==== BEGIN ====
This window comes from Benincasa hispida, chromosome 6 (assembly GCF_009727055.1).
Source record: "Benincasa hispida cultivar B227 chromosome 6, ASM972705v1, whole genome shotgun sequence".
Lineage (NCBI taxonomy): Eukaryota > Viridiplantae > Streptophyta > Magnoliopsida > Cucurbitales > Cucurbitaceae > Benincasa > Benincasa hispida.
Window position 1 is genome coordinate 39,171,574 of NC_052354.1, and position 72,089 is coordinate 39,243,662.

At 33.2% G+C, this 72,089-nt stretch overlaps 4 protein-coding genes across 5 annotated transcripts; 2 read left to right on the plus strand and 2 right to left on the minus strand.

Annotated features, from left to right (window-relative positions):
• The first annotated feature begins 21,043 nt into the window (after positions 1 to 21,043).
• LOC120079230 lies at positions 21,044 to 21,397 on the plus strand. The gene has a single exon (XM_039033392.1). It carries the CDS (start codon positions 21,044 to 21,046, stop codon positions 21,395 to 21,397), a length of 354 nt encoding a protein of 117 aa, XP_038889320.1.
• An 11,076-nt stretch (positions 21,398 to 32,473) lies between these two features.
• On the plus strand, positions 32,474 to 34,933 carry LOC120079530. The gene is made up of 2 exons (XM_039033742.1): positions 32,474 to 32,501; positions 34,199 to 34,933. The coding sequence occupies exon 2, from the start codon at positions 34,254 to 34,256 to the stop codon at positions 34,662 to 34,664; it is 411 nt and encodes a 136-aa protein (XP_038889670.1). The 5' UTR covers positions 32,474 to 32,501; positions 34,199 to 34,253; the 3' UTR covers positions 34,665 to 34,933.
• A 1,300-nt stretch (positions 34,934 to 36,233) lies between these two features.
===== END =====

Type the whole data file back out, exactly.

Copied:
This window comes from Benincasa hispida, chromosome 6 (assembly GCF_009727055.1).
Source record: "Benincasa hispida cultivar B227 chromosome 6, ASM972705v1, whole genome shotgun sequence".
Lineage (NCBI taxonomy): Eukaryota > Viridiplantae > Streptophyta > Magnoliopsida > Cucurbitales > Cucurbitaceae > Benincasa > Benincasa hispida.
Window position 1 is genome coordinate 39,171,574 of NC_052354.1, and position 72,089 is coordinate 39,243,662.

At 33.2% G+C, this 72,089-nt stretch overlaps 4 protein-coding genes across 5 annotated transcripts; 2 read left to right on the plus strand and 2 right to left on the minus strand.

Annotated features, from left to right (window-relative positions):
• The first annotated feature begins 21,043 nt into the window (after positions 1 to 21,043).
• LOC120079230 lies at positions 21,044 to 21,397 on the plus strand. The gene has a single exon (XM_039033392.1). It carries the CDS (start codon positions 21,044 to 21,046, stop codon positions 21,395 to 21,397), a length of 354 nt encoding a protein of 117 aa, XP_038889320.1.
• An 11,076-nt stretch (positions 21,398 to 32,473) lies between these two features.
• On the plus strand, positions 32,474 to 34,933 carry LOC120079530. The gene is made up of 2 exons (XM_039033742.1): positions 32,474 to 32,501; positions 34,199 to 34,933. The coding sequence occupies exon 2, from the start codon at positions 34,254 to 34,256 to the stop codon at positions 34,662 to 34,664; it is 411 nt and encodes a 136-aa protein (XP_038889670.1). The 5' UTR covers positions 32,474 to 32,501; positions 34,199 to 34,253; the 3' UTR covers positions 34,665 to 34,933.
• A 1,300-nt stretch (positions 34,934 to 36,233) lies between these two features.